Scrapyards ready for another containership recycling boom
The container fleet is on a scrapping cliff edge, according to Alphaliner. Last year, demolition sales ...
Wan Hai Lines has become the first liner operator to take a big step to reduce its tonnage overhang.
The Taiwanese company is putting up 10 older ships for scrap and is inviting cash buyers to submit tenders by Friday (16 December).
The Loadstar was informed that Wan Hai is selling four 1,088 teu 160-type ships built between 1996 and 1998, the Wan Hai 161, 162, 163 and 165, as well as six 1994-built 1,368 teu, 200-type ships, Wan Hai 215, 216, 221, 222, 223 and 225. They are the oldest among Wan Hai’s 112 owned fleet
The chosen buyers must send the vessels to environmentally friendly ship recycling yards that meet Wan Hai’s ESG requirements.
Wan Hai, now the 11th-largest liner operator, had planned to replace its older ships in 2020 and ordered 24 3,000 teu ships from Japanese shipyards. The carrier also purchased several second-hand ships.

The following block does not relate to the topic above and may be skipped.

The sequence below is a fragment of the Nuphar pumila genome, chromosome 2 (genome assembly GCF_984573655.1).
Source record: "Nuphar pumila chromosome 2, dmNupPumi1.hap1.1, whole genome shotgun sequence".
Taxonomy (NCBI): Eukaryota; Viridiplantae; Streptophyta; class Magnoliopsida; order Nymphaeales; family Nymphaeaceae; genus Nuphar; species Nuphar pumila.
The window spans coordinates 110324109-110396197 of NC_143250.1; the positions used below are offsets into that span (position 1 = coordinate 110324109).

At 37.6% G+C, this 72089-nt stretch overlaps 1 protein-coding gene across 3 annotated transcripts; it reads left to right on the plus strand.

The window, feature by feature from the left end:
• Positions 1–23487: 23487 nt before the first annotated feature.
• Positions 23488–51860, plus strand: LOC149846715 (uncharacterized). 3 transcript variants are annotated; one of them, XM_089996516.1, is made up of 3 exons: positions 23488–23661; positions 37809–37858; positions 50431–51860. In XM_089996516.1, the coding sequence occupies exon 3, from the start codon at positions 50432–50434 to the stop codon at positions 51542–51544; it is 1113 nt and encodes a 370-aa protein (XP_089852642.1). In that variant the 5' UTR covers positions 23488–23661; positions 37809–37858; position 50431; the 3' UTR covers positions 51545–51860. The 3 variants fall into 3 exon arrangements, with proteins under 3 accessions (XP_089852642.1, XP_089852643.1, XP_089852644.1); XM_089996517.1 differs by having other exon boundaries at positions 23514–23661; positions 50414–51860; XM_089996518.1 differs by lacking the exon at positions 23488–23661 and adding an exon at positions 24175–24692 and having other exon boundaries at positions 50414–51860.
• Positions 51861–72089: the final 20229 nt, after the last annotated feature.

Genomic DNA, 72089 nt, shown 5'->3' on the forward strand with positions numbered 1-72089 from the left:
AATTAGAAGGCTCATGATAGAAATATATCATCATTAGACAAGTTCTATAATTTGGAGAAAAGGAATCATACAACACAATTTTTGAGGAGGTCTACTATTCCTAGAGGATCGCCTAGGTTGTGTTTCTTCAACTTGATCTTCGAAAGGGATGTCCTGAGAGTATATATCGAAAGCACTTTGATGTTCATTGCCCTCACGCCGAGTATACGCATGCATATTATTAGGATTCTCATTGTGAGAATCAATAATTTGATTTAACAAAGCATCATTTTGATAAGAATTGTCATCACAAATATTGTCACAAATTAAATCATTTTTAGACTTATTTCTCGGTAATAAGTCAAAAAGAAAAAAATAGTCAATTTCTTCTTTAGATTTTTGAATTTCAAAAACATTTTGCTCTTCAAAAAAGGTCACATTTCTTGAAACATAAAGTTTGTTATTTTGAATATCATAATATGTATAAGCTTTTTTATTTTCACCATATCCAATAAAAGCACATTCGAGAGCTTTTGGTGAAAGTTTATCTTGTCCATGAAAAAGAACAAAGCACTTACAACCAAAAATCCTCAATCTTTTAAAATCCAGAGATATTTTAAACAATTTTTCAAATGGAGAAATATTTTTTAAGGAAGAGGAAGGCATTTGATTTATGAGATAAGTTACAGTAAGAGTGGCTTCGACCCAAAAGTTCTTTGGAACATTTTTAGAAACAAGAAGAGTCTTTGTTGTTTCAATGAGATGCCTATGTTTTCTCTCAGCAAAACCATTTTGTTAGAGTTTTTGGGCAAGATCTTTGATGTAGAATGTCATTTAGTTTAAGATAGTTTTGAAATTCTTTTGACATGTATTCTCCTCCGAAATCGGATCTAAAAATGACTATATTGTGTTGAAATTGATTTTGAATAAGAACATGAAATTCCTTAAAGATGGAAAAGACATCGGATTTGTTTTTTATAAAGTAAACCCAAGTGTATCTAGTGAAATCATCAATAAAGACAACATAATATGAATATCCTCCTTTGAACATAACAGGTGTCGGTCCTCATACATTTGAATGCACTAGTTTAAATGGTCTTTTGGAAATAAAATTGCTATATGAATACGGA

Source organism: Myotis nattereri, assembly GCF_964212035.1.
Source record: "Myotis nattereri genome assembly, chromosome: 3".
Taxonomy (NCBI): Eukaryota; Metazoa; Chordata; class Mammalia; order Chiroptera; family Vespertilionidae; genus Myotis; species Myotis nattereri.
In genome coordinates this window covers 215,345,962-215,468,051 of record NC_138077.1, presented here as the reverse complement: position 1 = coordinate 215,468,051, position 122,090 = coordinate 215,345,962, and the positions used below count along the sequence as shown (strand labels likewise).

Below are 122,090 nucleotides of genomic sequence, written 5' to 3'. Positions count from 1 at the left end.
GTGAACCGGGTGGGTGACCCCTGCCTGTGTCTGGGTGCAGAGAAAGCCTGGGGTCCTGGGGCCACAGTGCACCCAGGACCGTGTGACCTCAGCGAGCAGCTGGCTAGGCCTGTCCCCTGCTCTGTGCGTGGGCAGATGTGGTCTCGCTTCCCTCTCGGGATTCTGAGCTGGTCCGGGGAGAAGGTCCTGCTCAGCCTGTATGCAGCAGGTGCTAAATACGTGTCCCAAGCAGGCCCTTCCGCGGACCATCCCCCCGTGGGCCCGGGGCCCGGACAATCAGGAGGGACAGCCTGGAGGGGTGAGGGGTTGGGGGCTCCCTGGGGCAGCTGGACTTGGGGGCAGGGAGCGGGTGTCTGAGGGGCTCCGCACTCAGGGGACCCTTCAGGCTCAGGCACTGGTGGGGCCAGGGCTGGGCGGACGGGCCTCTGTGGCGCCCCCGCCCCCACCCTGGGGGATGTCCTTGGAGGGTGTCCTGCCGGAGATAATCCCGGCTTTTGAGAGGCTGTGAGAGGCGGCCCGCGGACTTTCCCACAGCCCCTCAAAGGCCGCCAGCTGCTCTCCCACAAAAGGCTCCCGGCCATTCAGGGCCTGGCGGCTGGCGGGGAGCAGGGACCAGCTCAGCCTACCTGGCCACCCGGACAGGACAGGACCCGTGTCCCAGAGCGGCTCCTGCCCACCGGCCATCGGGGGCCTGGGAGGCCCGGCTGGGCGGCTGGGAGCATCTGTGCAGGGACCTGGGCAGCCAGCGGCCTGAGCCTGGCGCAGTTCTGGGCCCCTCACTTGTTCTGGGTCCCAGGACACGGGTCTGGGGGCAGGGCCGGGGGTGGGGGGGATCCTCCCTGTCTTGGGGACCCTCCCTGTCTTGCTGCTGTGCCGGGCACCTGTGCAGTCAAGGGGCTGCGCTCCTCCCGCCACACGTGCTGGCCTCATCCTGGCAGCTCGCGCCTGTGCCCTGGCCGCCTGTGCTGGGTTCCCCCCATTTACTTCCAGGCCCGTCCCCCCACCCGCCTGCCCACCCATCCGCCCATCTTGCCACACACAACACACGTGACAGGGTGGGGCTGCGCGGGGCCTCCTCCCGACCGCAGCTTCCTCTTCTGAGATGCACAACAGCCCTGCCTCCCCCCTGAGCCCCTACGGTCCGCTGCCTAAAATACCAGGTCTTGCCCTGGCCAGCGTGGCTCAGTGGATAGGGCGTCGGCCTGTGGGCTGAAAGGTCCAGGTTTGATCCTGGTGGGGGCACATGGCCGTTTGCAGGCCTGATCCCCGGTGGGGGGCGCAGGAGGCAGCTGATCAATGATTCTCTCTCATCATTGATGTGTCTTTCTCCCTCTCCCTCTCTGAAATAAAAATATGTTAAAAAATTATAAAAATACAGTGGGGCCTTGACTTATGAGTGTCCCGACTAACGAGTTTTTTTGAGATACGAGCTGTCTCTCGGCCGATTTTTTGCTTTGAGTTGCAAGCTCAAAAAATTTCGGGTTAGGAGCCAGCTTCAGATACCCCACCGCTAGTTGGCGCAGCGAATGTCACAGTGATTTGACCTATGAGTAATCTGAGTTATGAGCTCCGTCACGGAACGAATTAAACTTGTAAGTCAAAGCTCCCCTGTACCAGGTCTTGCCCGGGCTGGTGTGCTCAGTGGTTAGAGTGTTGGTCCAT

However, the Covid-19 pandemic caused severe logistical bottlenecks around the world and a severe shortage of capacity and Wan Hai delayed its plan to demolish its older ships to provide customers with sufficient shipping slots.
VesselsValue estimates the combined value of the scrapped ships at around $43m.
Wan Hai’s move to scrap ships coincides with shrinking earnings and cargo volumes in the container sector. The company’s Q3 net profit fell 37% year on year, to $718.3m, although higher turnover in the first six months of the year meant cumulative net profit for January-September was up 34% year on year, at $3bn.
General manager Tommy Hsieh expects Wan Hai to remain in the black this year, as half of its contracts with US clients were signed on a long-term basis and are protected by fixed freight rates.
In September, Thai operator Regional Container Lines broke a nine-month drought of containership demolition when it sold the 1990-built 1,248 teu Mathu Bhum for recycling.
There are approximately 5,600 fully cellular ships, with a total capacity of 25.5m teu, in the active fleet. Of these, only 77, with a capacity of 121,671 teu, are aged at least 30 years, while there are 347 units of 533,478 teu aged 25-29 years and 678 ships of 1.85m teu aged 20-24 years.